Photo by Autumn Walter | Men’s and women’s basketball was given a warm welcome back before the new season begins.

On Oct. 18, the University of Rhode Island hosted their annual Rhody Madness event to welcome the men’s and women’s basketball team and hype up the incoming season, accompanied by a concert from hip-hop artist Lil Baby.

The night began with the introductions of the women’s basketball team. Head Coach Daynia La-Force and her coaching staff were brought onto the stage with the team. She urged the students present at the event to come out and support them during home games, as the energy brought to the Ryan Center can positively impact their performance during game time.

Immediately after, the men’s basketball team was brought onto the stage. Head Coach David Cox was introduced along with his coaching staff. Cox spoke to the students in attendance and also urged them to not only support the men’s basketball team by creating a large turnout at home games but to support the women’s basketball team as well. Each player made their grand entrance with a specific song blasting from the speakers. Jeff Dowtin walked out to “Wifi Lit” by Future, and Eric Dadika entered with “Trap House” by Young Boy.

After the basketball players left the stage, Lil Baby took over. He performed many songs, some of which came from his recent joint album with rapper Gunna, “Drip Harder.” The album debuted at number four on the U.S. Billboard Top 200 Chart. Lil Baby also performed songs from his first studio album, “Harder Than Ever,” which debuted at number three on the U.S. Billboard Top 200 Chart. He performed hits such as “Yes Indeed,” “Close Friends” and “Drip Too Hard.”

Matt Moeller, the associate athletic director for marketing at URI, led the marketing team that promoted Rhody Madness to the student body. This year, Rhody Madness proved to be difficult for Moeller because the event included a full concert.

“With [the event] happening for the first time as a full concert, there was just some additional elements that we needed to factor in,” Moeller said.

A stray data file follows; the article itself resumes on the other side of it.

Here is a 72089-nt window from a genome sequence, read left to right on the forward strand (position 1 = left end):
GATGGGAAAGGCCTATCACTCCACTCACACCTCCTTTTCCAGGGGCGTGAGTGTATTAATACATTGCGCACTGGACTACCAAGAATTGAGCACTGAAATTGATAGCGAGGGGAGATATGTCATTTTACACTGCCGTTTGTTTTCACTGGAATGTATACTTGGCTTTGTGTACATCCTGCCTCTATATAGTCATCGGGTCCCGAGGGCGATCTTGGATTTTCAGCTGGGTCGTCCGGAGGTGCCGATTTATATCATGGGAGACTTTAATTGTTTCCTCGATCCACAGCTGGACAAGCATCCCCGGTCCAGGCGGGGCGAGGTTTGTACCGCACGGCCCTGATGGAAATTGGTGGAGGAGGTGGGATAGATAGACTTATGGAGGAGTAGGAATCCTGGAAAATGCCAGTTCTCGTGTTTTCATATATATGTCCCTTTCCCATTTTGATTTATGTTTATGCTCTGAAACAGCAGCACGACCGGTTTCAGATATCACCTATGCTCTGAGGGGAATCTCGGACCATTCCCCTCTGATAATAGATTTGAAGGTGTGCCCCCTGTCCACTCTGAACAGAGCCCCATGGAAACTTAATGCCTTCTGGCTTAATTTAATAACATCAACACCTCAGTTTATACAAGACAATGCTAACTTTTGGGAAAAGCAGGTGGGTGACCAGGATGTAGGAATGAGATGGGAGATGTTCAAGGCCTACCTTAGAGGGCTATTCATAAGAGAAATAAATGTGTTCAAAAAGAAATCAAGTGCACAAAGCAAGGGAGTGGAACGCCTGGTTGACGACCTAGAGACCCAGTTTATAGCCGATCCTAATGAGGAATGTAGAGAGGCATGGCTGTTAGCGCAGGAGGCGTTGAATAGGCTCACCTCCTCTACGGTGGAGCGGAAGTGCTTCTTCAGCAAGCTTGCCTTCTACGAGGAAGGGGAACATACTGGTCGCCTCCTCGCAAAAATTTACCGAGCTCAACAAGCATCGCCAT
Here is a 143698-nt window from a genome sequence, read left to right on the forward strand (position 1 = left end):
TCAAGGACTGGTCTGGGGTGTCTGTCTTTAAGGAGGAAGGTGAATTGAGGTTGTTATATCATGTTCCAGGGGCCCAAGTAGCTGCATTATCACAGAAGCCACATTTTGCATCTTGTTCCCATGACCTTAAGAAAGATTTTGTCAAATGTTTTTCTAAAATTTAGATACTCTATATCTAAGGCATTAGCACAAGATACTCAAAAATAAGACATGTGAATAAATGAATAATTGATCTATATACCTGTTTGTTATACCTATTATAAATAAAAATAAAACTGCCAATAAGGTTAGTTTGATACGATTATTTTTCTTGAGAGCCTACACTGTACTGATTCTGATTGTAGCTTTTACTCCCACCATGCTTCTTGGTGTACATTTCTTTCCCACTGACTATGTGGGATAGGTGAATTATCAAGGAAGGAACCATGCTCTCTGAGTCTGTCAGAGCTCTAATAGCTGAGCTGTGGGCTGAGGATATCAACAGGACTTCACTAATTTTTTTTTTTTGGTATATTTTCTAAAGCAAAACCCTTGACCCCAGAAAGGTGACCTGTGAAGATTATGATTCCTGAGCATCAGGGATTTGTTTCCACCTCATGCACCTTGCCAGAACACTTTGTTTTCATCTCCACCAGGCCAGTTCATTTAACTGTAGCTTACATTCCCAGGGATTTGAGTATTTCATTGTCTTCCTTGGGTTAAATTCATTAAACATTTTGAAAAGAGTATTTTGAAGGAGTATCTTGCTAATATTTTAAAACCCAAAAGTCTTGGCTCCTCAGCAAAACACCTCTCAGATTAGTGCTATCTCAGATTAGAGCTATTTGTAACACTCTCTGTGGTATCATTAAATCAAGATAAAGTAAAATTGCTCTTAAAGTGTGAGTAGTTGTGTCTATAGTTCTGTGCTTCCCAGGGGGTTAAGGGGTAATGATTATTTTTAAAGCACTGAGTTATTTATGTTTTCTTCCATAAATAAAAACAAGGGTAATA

However, Moeller found himself very pleased with how the event turned out. “This year’s event was a huge success,” Moeller said. “Something that we wanted to take a different approach this year, with Coach Cox’s first year as head coach, was to target students specifically. We feel like both programs loved it and the general fan loved the concert element as well.”

An event like Rhody Madness takes a lot of planning. The event was organized mainly by the Student Entertainment Committee, URI Athletics and the Ryan Center.

“We needed to really be able to explain that both to the student population with the understanding that this is more of a concert versus how Rhody madness has occurred in past years,” Moeller said. “There were a lot of students that were unsure but then also to the general public that may have brought their families to previous Rhody Madness events, explaining that it was more of a concert.”

The students play a very large role in bringing this event together and making it successful. The event doesn’t only affect the students who paid to attend the event but also the students working the event as well. Junior Ellie Mohanty spoke on the event and the spirit it invokes in her. “The hype and school spirit students show towards seeing the basketball players and the concert gets the spirit so much higher.”

Sophomore Seth Wojciechowski is a student with the on-campus fire department who worked the event. Wojciechowski has worked basketball games at the Ryan Center, however, this event requires much more preparation to ensure the safety of the students. “It feels a little weird,“ Wojciechowski said. “I’m a student, but also, I have a duty to oversee and make sure no one does anything stupid.”

Be on the lookout for upcoming events later this fall and next semester at the Ryan Center. “We’re excited to work with the SEC on a few shows that we’ve got lined up that hopefully, we’re able to announce fairly soon,” Moeller said.